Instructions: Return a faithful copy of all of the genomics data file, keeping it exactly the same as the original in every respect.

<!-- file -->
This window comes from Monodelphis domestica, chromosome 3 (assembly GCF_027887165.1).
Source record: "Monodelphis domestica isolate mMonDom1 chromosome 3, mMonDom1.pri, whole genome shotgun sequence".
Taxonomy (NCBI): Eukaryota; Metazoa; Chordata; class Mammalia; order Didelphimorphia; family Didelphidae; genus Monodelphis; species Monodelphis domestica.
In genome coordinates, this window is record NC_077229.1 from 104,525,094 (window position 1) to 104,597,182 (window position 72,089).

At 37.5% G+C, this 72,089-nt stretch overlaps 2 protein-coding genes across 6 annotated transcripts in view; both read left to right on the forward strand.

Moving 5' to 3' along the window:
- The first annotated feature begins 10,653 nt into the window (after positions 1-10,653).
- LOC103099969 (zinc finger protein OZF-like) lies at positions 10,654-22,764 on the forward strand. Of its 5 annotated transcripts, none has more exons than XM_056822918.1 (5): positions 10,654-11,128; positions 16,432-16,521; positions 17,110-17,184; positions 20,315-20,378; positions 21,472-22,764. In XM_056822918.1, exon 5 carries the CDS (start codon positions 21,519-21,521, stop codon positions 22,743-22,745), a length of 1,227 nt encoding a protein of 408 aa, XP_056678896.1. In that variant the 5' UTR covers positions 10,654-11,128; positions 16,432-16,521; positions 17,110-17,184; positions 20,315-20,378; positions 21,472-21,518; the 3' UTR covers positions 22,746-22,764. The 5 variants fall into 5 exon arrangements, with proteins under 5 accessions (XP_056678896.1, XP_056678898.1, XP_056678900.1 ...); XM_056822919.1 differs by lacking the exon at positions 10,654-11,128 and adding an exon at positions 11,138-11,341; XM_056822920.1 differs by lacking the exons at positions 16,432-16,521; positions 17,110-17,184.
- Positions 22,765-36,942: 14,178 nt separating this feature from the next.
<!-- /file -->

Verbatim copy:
This window comes from Monodelphis domestica, chromosome 3 (assembly GCF_027887165.1).
Source record: "Monodelphis domestica isolate mMonDom1 chromosome 3, mMonDom1.pri, whole genome shotgun sequence".
Taxonomy (NCBI): Eukaryota; Metazoa; Chordata; class Mammalia; order Didelphimorphia; family Didelphidae; genus Monodelphis; species Monodelphis domestica.
In genome coordinates, this window is record NC_077229.1 from 104,525,094 (window position 1) to 104,597,182 (window position 72,089).

At 37.5% G+C, this 72,089-nt stretch overlaps 2 protein-coding genes across 6 annotated transcripts in view; both read left to right on the forward strand.

Moving 5' to 3' along the window:
- The first annotated feature begins 10,653 nt into the window (after positions 1-10,653).
- LOC103099969 (zinc finger protein OZF-like) lies at positions 10,654-22,764 on the forward strand. Of its 5 annotated transcripts, none has more exons than XM_056822918.1 (5): positions 10,654-11,128; positions 16,432-16,521; positions 17,110-17,184; positions 20,315-20,378; positions 21,472-22,764. In XM_056822918.1, exon 5 carries the CDS (start codon positions 21,519-21,521, stop codon positions 22,743-22,745), a length of 1,227 nt encoding a protein of 408 aa, XP_056678896.1. In that variant the 5' UTR covers positions 10,654-11,128; positions 16,432-16,521; positions 17,110-17,184; positions 20,315-20,378; positions 21,472-21,518; the 3' UTR covers positions 22,746-22,764. The 5 variants fall into 5 exon arrangements, with proteins under 5 accessions (XP_056678896.1, XP_056678898.1, XP_056678900.1 ...); XM_056822919.1 differs by lacking the exon at positions 10,654-11,128 and adding an exon at positions 11,138-11,341; XM_056822920.1 differs by lacking the exons at positions 16,432-16,521; positions 17,110-17,184.
- Positions 22,765-36,942: 14,178 nt separating this feature from the next.